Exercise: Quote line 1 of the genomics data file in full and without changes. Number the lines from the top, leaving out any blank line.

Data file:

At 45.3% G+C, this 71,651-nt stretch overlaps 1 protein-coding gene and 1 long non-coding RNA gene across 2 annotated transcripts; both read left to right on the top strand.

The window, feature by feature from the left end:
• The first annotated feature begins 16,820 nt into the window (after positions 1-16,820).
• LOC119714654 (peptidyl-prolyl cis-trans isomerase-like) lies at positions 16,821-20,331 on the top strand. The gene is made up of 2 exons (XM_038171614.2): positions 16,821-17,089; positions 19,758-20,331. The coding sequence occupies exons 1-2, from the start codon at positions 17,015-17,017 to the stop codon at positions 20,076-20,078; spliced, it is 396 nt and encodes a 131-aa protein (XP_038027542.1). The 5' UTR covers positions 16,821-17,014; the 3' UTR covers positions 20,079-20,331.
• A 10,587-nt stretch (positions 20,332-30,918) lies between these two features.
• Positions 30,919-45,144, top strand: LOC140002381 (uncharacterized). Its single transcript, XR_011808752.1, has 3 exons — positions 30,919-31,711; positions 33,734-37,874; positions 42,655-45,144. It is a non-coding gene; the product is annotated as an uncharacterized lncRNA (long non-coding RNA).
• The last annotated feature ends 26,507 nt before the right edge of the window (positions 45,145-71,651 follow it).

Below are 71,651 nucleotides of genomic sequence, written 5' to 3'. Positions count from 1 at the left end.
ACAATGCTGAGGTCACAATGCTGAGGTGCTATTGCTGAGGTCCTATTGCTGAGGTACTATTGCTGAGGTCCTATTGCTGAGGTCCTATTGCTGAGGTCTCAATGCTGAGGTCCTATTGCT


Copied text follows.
At 45.3% G+C, this 71,651-nt stretch overlaps 1 protein-coding gene and 1 long non-coding RNA gene across 2 annotated transcripts; both read left to right on the top strand.